Admitting you have a problem is the first step to recovery. When US Men’s National Team coach Bruce Arena and US Soccer president Sunil Gulati had that opportunity following an embarrassing loss to Trinidad & Tobago, both chose to downplay the existence of a problem. Perhaps that’s why we’re here. While Gulati and Arena aren’t the cause of the problem, their arrogance (or cluelessness) is a perfect illustration of why US soccer won’t be fielding a team in the 2018 World Cup.
Jurgen Klinsmann tried to warn us. While his constant criticism of US soccer rubbed many the wrong way, in the end, he was right about everything. Klinsmann rightfully lost his job because he seemed to have no clue what to do to prepare for, or adjust to, competition, but the soccer community rallied around his ousting like it was a message to anyone who dared to criticize American soccer. And yet here we are, out of the World Cup, and the two men in charge telling us it’s a game of inches and that sweeping changes would be foolish. Get out of here. Literally.
Here’s what needs to happen to make sure this never happens again.
1 – Admit that this is bad and can easily happen again if we’re not careful
What makes this so embarrassing is that we never saw it coming. This is a direct product of US Soccer’s refusal to recognize the threat of missing the World Cup. Mistakes weren’t made. There wasn’t some colossal blunder that led to a sudden reversal of fortune. This wasn’t a hard-fought run derailed by laying an egg in the one game we had to win. This wasn’t a failed final exam that counted 70% of the grade. This was the equivalent of knowing that you need a D to graduate, showing up for class three times during the semester, not studying for the final and still expecting to pass because your family donates money to the school.
The absolute worst thing that can happen right now is to repeat it by pretending this isn’t a big deal, or that it can’t happen again.
2 – Cut the head off
Gulati has to be out, and not just because of this. But there’s no escaping this. He’s done. Arena has to go with him. Arena should be gone immediately. The US Soccer presidential election is this winter.
3 – Build a task force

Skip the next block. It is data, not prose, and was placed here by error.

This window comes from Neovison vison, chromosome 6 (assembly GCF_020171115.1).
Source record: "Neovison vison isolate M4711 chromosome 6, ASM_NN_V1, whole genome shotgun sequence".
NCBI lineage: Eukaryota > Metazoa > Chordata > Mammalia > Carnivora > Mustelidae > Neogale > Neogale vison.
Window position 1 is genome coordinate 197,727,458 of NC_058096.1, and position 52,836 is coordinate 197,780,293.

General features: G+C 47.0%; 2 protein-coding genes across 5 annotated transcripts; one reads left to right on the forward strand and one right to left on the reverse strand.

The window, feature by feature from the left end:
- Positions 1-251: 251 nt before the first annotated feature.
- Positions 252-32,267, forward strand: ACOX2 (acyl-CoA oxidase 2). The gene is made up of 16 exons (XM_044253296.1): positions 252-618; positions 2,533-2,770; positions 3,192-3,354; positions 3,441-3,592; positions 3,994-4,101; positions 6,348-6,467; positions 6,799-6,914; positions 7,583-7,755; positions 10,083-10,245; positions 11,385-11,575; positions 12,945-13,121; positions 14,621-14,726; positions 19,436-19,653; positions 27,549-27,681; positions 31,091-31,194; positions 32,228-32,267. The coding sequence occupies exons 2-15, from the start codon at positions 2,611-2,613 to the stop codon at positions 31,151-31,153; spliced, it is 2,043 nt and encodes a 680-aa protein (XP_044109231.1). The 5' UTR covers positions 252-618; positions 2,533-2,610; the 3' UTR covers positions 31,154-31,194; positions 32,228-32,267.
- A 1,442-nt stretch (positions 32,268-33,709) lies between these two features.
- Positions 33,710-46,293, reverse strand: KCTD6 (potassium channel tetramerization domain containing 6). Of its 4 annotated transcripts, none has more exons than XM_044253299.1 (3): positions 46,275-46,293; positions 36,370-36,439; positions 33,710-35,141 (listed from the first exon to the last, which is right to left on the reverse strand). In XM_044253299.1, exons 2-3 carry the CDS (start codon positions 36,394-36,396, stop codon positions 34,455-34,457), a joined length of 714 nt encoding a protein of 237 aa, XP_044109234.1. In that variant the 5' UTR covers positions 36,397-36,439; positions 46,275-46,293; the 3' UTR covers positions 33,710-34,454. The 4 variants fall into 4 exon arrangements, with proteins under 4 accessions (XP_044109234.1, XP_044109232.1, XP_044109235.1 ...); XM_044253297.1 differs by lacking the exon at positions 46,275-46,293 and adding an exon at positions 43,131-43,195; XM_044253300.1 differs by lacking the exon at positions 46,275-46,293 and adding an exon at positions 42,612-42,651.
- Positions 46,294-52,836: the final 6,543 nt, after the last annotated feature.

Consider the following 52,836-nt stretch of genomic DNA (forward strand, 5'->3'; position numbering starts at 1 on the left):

Be creative about it. Don’t put together a committee that features Alexi Lalas, Taylor Twellman and Landon Donovan. Go into the business world and pull in actual, accomplished leaders. Form a multi-national group. Bring in retired military. Harness this group’s diverse experience in building successful organizations and trust their input.
4 – Provide infrastructure
Put a new president of US Soccer in place and build a committee of soccer experts to carry out the plans set in place by the task force. The committee needs to include all levels of soccer in the United States. The Men’s and Women’s national teams, Major League Soccer, the NWSL, representatives from every lower professional league, US Youth Soccer, and Nike. Everyone needs to be on the same page working towards a single mission.
5 – Stop doing what everyone else does and take a new approach to build the future
There are so many stupid traditions in soccer that accomplish nothing more than continuing tradition. In competition, 11 players start, and 3 subs are allowed to replace them. Nothing is more useless than the never-ending hand-wringing over which player in the National Team pool is 26th (on the roster) or 27th (off of the roster). Just because “that’s what national programs do” doesn’t mean we should do it. Who cares?
The next World Cup we’ll be eligible for is in 2022, five years from now. If the US Men’s National program focuses on identifying and developing the top 18 outfield players and the top 2 goalkeepers who are between the ages of 17 and 25 today, we’ll be ahead of the rest of the world who continues to honor this stupid “national pool” tradition. And it’s not hard to do. We’re not talking about combing each middle school across America to find the next hidden Messi. We’re talking about identifying the top 20 players who are in professional soccer right now, today. Pull that group together and allow them to define and understand roles, and let them grow together as a cohesive team through competition – even if it’s a “meaningless” Gold Cup.